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History of Atmospheric Science, C. von Savigny, Winter term 2011/2012 History of Atmospheric Science Development of meteorological instruments.

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Presentation on theme: "History of Atmospheric Science, C. von Savigny, Winter term 2011/2012 History of Atmospheric Science Development of meteorological instruments."— Presentation transcript:

1 History of Atmospheric Science, C. von Savigny, Winter term 2011/2012 History of Atmospheric Science Development of meteorological instruments

2 History of Atmospheric Science, C. von Savigny, Winter term 2011/2012 Course Outline DateTopic 1 11/03/2011Introduction / Organisation 2 11/10/2011Aristotle’s Meteorology – atmospheric science 350 B.C 311/17/2011The Weight of Air – Galilei, Torricelli, Boyle 4 11/24/2011Discovery of Oxygen 5 12/08/2011Atmospheric Dynamics and the Coriolis Effect 612/15/2011The classification of Clouds – Luke Howard’s heritage 712/22/2011Discovery of the Greenhouse Effect 8 01/12/2012Instrumentation I – Meteorological Instruments 9 01/19/2012Instrumentation II – Optical and Spectroscopicinstruments 10 01/26/2012Discovery of Ozone, Ozone Crisis and Ozone Hole 11 02/02/2012Discovery of the Magnetosphere 12 02/09/2012The Gaia-Hypothesis – a critical Review 1302/16/2012Summary

3 History of Atmospheric Science, C. von Savigny, Winter term 2011/2012 Summary of last lecture Current understanding of the greenhouse effect Joseph Black’s contribution John Tyndall’s work Arrhenius and his famous paper: “On the Influence of Carbonic acid in the Air upon the Temperature of the Ground” Current understanding of the global carbon cycle

4 History of Atmospheric Science, C. von Savigny, Winter term 2011/2012 Lecture Outline Thermometers Barometers Anemometers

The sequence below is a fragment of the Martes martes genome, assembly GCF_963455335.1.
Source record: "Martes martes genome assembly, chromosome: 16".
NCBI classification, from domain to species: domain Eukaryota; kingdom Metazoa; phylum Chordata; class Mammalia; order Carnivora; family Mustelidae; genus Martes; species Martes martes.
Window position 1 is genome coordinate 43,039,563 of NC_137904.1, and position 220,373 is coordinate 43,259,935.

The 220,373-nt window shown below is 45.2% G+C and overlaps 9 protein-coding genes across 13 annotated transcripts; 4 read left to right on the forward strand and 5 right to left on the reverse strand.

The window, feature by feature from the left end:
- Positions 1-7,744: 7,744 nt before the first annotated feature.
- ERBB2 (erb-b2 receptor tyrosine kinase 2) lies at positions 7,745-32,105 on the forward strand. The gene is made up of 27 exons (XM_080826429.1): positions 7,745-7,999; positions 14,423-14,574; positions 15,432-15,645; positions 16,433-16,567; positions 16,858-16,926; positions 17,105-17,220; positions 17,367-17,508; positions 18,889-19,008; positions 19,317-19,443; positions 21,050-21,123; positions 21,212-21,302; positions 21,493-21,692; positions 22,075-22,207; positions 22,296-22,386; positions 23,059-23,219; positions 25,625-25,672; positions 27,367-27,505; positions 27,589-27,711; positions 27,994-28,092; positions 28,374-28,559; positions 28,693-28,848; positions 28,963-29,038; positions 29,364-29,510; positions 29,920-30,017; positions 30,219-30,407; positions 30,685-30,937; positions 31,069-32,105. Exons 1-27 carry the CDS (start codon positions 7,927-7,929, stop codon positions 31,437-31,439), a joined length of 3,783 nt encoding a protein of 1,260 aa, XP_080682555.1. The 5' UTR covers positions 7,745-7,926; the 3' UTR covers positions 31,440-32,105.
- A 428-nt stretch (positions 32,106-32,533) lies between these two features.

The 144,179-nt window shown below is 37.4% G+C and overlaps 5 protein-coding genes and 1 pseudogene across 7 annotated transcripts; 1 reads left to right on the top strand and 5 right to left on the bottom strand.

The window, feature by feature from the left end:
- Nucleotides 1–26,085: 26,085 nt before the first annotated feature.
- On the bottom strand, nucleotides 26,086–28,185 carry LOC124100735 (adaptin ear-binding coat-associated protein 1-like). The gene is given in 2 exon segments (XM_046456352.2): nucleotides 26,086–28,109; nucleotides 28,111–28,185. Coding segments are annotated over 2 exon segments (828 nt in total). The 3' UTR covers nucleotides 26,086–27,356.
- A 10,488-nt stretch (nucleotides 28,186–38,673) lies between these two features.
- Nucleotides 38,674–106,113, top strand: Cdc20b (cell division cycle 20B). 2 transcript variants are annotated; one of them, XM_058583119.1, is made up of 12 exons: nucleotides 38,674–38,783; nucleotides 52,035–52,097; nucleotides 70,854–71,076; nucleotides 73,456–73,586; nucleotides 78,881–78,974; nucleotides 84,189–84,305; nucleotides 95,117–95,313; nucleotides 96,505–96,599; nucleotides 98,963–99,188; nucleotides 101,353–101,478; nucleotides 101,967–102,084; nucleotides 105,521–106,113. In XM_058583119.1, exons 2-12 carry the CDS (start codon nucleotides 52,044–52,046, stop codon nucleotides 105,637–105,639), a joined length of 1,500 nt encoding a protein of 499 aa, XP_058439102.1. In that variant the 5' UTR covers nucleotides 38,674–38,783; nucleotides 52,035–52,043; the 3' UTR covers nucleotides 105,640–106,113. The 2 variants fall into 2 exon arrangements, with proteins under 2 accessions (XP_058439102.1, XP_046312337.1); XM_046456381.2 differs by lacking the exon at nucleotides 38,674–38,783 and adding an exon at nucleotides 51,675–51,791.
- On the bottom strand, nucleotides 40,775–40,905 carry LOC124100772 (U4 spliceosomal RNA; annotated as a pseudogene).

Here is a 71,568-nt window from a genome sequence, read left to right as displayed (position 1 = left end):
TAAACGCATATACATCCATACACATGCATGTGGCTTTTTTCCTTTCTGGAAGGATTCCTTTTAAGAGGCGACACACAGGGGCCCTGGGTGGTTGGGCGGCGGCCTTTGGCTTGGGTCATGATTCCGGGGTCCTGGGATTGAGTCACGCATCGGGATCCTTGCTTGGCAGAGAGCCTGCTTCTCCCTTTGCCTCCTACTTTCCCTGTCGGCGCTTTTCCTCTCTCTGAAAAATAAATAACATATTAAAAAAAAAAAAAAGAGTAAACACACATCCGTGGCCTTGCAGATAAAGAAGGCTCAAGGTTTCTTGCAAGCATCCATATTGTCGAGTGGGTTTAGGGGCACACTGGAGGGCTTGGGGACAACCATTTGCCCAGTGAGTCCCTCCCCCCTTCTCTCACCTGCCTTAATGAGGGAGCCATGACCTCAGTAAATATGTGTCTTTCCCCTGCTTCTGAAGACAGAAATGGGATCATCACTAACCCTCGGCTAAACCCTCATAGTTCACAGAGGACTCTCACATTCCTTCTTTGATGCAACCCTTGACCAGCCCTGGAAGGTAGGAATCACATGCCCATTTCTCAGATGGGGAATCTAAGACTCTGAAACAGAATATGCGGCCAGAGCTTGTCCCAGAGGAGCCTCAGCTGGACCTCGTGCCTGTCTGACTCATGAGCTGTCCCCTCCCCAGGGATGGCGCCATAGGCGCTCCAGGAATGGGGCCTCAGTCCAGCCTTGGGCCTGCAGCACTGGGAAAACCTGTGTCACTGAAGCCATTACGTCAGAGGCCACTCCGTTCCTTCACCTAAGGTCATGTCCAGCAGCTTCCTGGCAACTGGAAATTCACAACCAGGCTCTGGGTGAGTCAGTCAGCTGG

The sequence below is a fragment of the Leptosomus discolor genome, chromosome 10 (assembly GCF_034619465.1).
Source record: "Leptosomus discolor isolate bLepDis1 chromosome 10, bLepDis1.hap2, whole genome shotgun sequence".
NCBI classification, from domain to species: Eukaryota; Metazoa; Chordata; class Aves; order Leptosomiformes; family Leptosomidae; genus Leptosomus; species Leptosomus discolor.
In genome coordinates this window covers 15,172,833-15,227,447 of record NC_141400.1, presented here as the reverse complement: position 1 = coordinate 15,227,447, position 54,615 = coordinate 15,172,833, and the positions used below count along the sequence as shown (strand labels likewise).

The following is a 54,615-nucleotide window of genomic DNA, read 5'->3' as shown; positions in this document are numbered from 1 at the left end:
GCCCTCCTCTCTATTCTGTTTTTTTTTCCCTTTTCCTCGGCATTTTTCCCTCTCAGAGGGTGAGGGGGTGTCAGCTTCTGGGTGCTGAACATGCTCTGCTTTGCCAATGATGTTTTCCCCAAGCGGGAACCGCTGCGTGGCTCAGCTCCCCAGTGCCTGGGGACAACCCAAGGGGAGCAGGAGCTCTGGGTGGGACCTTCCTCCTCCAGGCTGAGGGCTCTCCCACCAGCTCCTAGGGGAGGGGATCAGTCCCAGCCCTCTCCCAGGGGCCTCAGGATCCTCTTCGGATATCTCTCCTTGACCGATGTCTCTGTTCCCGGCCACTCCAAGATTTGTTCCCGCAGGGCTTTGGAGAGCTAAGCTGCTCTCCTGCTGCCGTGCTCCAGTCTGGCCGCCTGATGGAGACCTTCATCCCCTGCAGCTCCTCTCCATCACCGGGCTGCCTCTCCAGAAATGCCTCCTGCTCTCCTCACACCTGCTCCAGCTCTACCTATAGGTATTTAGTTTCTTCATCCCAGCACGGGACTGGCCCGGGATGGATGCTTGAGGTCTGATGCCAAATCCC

5 History of Atmospheric Science, C. von Savigny, Winter term 2011/2012 Development and evolution of the thermometer

6 History of Atmospheric Science, C. von Savigny, Winter term 2011/2012 Thermoscope or thermometer ? Thermoscope: Thermometer without a scale It cannot be used to measure temperature differences quantitatively, but only qualitatively Thermometer: Has a scale and allows to measure temperatures and temperature differences quantitatively

7 History of Atmospheric Science, C. von Savigny, Winter term 2011/2012 Galilei’s thermoscope Galileo Galilei is usually credited to be the inventor of the thermometer, the „Galilei thermometer“ or „Galilei thermoscope“ It was probably developed in 1593 in Padua Measurement principle: Air thermometer  An inverted glass tube partially filled with water is immersed in a water basin. When heated the air expands, the water level falls, and vice versa. Problem: This simple air thermometer also responds to pressure changes Note: Galilei‘s instrument was not a thermometer, but a thermoscope Italian (left) and Dutch (right) versions of the thermometer/thermoscope Leurechon‘s „Recreation mathematique“ (1626) Giambattista della Porta (1538-1615) „I tre libri de spiritali“ (published 1606)

8 History of Atmospheric Science, C. von Savigny, Winter term 2011/2012 Santorio’s thermometer The italian Santorio Santorio (1561 – 1636) was presumably the first one to use a scale in combination with a thermoscope in 1612 Santorio‘s thermometer also used air as a medium Santorio writes in "Commentaria in artem medicinalem Galeni", (in the 2nd edition 1630 (1st edition 1612)): „We determine here the temperature with our glass instrument and determine the highest and lowest points in the following way. We immerse the bulb of our instrument in snow, which forces the water to rise to its hightest point. Then we heat the bulb with the flame of a candle, and the water goes down to its lowest point. If we determine the extremes like that, it will be an easy task to determine intermediate values, and to find out how much each object deviates from it.“ Similar thermoscopes were developed independently in the Netherlands by Cornelius Drebbel (1572 – 1643) and in England by Robert Fludd (1574 – 1637)

9 History of Atmospheric Science, C. von Savigny, Winter term 2011/2012 Open air-thermoscopes/thermometers All instruments described so far were open air-thermoscopes/thermometers Open: The liquid (water or spirit of wine) reservoir was directely connected to the atmosphere and the system was not closed  The water level was affected by changes in air pressure Giambattista della Porta (1538-1615) "I tre libri de spiritali“ (published 1606) The first closed thermoscope/thermometer was probably made by grand duke Ferdinand II of Tuscany (1628 – 1670) around 1641.  Expansion of the liquid was then exploited, not the expansion of the enclosed air volume